Plugged In Cleveland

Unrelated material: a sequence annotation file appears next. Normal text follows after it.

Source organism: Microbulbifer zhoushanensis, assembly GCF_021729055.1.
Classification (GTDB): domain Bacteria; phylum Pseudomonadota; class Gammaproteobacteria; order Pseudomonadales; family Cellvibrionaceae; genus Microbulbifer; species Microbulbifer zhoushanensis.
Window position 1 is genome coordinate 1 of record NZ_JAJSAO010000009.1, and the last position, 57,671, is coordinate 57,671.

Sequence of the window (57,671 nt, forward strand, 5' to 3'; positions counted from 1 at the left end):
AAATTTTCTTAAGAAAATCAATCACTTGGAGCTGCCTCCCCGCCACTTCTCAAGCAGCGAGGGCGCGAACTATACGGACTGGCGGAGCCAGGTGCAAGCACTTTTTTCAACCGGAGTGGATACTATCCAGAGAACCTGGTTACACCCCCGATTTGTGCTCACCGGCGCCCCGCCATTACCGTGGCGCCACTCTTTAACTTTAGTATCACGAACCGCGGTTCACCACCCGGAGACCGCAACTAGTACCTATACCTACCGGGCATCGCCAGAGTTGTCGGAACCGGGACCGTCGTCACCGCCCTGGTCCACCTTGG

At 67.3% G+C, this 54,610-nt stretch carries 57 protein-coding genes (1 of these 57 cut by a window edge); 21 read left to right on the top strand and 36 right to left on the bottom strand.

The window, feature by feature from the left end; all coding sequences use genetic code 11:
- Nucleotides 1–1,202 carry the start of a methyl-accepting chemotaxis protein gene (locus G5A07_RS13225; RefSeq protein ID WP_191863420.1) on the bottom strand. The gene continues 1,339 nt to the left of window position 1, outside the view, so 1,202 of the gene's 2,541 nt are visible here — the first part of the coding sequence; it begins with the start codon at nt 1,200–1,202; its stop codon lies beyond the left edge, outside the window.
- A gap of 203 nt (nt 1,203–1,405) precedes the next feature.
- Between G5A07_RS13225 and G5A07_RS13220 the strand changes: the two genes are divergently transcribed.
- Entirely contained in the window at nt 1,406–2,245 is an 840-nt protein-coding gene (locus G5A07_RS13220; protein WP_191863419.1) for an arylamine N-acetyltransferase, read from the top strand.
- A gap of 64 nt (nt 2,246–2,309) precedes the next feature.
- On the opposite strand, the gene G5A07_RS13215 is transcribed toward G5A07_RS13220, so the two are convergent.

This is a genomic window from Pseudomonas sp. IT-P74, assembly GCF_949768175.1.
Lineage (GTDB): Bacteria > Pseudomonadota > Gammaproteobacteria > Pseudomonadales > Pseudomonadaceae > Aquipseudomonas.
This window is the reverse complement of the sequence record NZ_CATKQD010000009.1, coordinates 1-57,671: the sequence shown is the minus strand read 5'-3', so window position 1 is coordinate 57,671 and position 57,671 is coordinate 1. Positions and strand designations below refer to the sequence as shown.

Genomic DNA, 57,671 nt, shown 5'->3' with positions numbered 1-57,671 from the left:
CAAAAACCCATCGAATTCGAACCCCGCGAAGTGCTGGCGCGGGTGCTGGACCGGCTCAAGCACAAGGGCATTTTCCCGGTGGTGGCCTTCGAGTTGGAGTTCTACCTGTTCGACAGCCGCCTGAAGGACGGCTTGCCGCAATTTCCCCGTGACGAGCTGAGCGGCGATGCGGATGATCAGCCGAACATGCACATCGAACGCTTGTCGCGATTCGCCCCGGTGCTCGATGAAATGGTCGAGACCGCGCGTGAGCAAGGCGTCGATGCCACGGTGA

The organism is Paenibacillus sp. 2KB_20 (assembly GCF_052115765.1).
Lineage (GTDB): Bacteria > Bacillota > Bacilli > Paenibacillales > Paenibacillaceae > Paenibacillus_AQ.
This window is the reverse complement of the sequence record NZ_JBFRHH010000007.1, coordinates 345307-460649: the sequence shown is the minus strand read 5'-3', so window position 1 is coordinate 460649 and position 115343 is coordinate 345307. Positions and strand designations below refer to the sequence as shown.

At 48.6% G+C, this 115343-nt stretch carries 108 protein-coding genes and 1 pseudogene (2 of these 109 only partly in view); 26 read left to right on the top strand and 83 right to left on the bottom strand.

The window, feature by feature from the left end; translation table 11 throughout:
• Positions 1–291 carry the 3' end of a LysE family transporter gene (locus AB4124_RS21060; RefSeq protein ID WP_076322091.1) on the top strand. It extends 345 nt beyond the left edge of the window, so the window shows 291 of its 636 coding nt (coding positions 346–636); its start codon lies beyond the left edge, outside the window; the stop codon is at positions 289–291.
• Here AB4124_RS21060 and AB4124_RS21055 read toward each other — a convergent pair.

Panel Discussion featuring Byron Hurt, Tracy Sharpley-Whiting, Joan Morgan, and Mark Anthony Neal. Moderated by Bakari Kitwana April 18th, 7pm, Strosacker Auditorium Throughout the last several years of its 30 year existence, hip-hop has revealed itself as a national cultural movement centered around hip-hop arts that often lends itself to larger role of community development. Much of this movement is local and lacks formal connections at a national level. Hence at times even though many local young activists and artists are helping to forge new directions without a language or framework for revealing the national implications of this, it remains hidden from national view and its impact is minimized. The hip-hop cultural movement is forging a new dialogue around race. However this too exists for the most part in isolated pockets around the country. A national tour of community dialogues on race and hip-hop will bring national attention to the ways this generation is processing race in radically different ways than previous generations of Americans. The dialogues also hope to provide young people involved with hip-hop arts and activism a new language and framework for thinking through the emerging racial politics of our time and thereby assist greater community building. The community centers that often facilitated local discussion in previous eras have been caught up in changing demographics and economies. Community dialogues hopes to serve as a "virtual community center" where we'll debate issues of vital concern to the hip-hop generation. The purpose of the dialogues is to assist community building and social change by helping to evolve new frameworks for thinking through the crises of our time. This year, we're taking on the question, "Does Hip-Hop Hate Women?" This year's Project on Men and Gender is co-sponsored by Case Western Reserve University's University Program Board, Greek Life, Baker-Nord Center for the Humanities, Undergraduate Student Government, Office of Student Affairs, and the Spot, Cleveland State University's Black Studies Department, the Cleveland area Men's Violence Prevention Task Force, the Community Technology Foundation of California, and Campus Progress.